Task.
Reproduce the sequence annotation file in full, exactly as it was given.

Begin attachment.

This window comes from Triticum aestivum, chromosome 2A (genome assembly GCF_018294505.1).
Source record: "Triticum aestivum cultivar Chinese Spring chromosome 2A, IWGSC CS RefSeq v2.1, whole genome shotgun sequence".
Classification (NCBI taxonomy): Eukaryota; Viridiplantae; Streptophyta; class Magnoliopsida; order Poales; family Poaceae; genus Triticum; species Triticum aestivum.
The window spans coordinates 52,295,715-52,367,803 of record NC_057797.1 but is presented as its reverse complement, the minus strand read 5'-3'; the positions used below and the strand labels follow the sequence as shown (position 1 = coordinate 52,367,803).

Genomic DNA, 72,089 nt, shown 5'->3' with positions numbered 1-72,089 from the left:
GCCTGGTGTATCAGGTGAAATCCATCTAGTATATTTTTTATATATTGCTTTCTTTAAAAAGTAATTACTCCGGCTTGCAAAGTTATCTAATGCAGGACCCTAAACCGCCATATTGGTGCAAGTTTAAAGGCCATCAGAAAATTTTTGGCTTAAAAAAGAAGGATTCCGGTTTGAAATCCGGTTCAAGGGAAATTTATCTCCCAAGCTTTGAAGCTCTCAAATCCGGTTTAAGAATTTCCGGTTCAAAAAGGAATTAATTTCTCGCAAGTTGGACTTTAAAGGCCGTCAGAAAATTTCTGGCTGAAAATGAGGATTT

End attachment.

This window comes from Triticum aestivum, chromosome 2A (genome assembly GCF_018294505.1).
Source record: "Triticum aestivum cultivar Chinese Spring chromosome 2A, IWGSC CS RefSeq v2.1, whole genome shotgun sequence".
Classification (NCBI taxonomy): Eukaryota; Viridiplantae; Streptophyta; class Magnoliopsida; order Poales; family Poaceae; genus Triticum; species Triticum aestivum.
The window spans coordinates 52,295,715-52,367,803 of record NC_057797.1 but is presented as its reverse complement, the minus strand read 5'-3'; the positions used below and the strand labels follow the sequence as shown (position 1 = coordinate 52,367,803).

Genomic DNA, 72,089 nt, shown 5'->3' with positions numbered 1-72,089 from the left:
GCCTGGTGTATCAGGTGAAATCCATCTAGTATATTTTTTATATATTGCTTTCTTTAAAAAGTAATTACTCCGGCTTGCAAAGTTATCTAATGCAGGACCCTAAACCGCCATATTGGTGCAAGTTTAAAGGCCATCAGAAAATTTTTGGCTTAAAAAAGAAGGATTCCGGTTTGAAATCCGGTTCAAGGGAAATTTATCTCCCAAGCTTTGAAGCTCTCAAATCCGGTTTAAGAATTTCCGGTTCAAAAAGGAATTAATTTCTCGCAAGTTGGACTTTAAAGGCCGTCAGAAAATTTCTGGCTGAAAATGAGGATTT